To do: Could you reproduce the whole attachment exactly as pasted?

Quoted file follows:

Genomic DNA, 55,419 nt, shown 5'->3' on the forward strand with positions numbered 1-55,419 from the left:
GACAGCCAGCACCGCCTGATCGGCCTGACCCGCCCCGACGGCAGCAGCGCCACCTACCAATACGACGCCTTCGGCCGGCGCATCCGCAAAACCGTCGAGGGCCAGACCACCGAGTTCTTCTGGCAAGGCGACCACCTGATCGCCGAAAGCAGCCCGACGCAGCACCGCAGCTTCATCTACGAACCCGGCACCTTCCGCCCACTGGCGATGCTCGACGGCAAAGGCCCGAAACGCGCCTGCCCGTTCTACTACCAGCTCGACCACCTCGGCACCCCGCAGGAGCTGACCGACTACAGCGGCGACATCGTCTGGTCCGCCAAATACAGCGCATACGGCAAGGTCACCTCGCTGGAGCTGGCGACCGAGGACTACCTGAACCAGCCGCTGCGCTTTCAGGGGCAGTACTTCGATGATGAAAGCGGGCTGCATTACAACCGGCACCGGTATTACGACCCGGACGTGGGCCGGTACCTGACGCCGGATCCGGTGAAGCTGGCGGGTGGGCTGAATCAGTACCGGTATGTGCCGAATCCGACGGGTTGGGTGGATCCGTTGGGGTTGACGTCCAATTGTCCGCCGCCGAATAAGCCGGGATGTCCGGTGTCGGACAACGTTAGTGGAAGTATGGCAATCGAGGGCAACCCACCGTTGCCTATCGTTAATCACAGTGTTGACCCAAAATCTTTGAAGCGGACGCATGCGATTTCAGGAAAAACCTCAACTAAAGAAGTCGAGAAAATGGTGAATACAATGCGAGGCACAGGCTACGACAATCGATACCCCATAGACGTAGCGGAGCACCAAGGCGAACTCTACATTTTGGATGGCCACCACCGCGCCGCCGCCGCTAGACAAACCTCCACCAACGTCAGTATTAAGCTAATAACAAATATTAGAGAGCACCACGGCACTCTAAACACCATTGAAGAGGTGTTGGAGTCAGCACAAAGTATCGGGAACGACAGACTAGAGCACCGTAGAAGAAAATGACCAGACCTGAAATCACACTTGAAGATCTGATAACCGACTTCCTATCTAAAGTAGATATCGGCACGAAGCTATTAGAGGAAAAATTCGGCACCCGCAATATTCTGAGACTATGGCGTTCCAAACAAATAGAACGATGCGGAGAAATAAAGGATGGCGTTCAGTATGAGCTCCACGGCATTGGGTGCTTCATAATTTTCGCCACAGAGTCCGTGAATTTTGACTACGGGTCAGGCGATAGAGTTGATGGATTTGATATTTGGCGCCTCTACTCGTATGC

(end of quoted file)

Genomic DNA, 55,419 nt, shown 5'->3' on the forward strand with positions numbered 1-55,419 from the left:
GACAGCCAGCACCGCCTGATCGGCCTGACCCGCCCCGACGGCAGCAGCGCCACCTACCAATACGACGCCTTCGGCCGGCGCATCCGCAAAACCGTCGAGGGCCAGACCACCGAGTTCTTCTGGCAAGGCGACCACCTGATCGCCGAAAGCAGCCCGACGCAGCACCGCAGCTTCATCTACGAACCCGGCACCTTCCGCCCACTGGCGATGCTCGACGGCAAAGGCCCGAAACGCGCCTGCCCGTTCTACTACCAGCTCGACCACCTCGGCACCCCGCAGGAGCTGACCGACTACAGCGGCGACATCGTCTGGTCCGCCAAATACAGCGCATACGGCAAGGTCACCTCGCTGGAGCTGGCGACCGAGGACTACCTGAACCAGCCGCTGCGCTTTCAGGGGCAGTACTTCGATGATGAAAGCGGGCTGCATTACAACCGGCACCGGTATTACGACCCGGACGTGGGCCGGTACCTGACGCCGGATCCGGTGAAGCTGGCGGGTGGGCTGAATCAGTACCGGTATGTGCCGAATCCGACGGGTTGGGTGGATCCGTTGGGGTTGACGTCCAATTGTCCGCCGCCGAATAAGCCGGGATGTCCGGTGTCGGACAACGTTAGTGGAAGTATGGCAATCGAGGGCAACCCACCGTTGCCTATCGTTAATCACAGTGTTGACCCAAAATCTTTGAAGCGGACGCATGCGATTTCAGGAAAAACCTCAACTAAAGAAGTCGAGAAAATGGTGAATACAATGCGAGGCACAGGCTACGACAATCGATACCCCATAGACGTAGCGGAGCACCAAGGCGAACTCTACATTTTGGATGGCCACCACCGCGCCGCCGCCGCTAGACAAACCTCCACCAACGTCAGTATTAAGCTAATAACAAATATTAGAGAGCACCACGGCACTCTAAACACCATTGAAGAGGTGTTGGAGTCAGCACAAAGTATCGGGAACGACAGACTAGAGCACCGTAGAAGAAAATGACCAGACCTGAAATCACACTTGAAGATCTGATAACCGACTTCCTATCTAAAGTAGATATCGGCACGAAGCTATTAGAGGAAAAATTCGGCACCCGCAATATTCTGAGACTATGGCGTTCCAAACAAATAGAACGATGCGGAGAAATAAAGGATGGCGTTCAGTATGAGCTCCACGGCATTGGGTGCTTCATAATTTTCGCCACAGAGTCCGTGAATTTTGACTACGGGTCAGGCGATAGAGTTGATGGATTTGATATTTGGCGCCTCTACTCGTATGC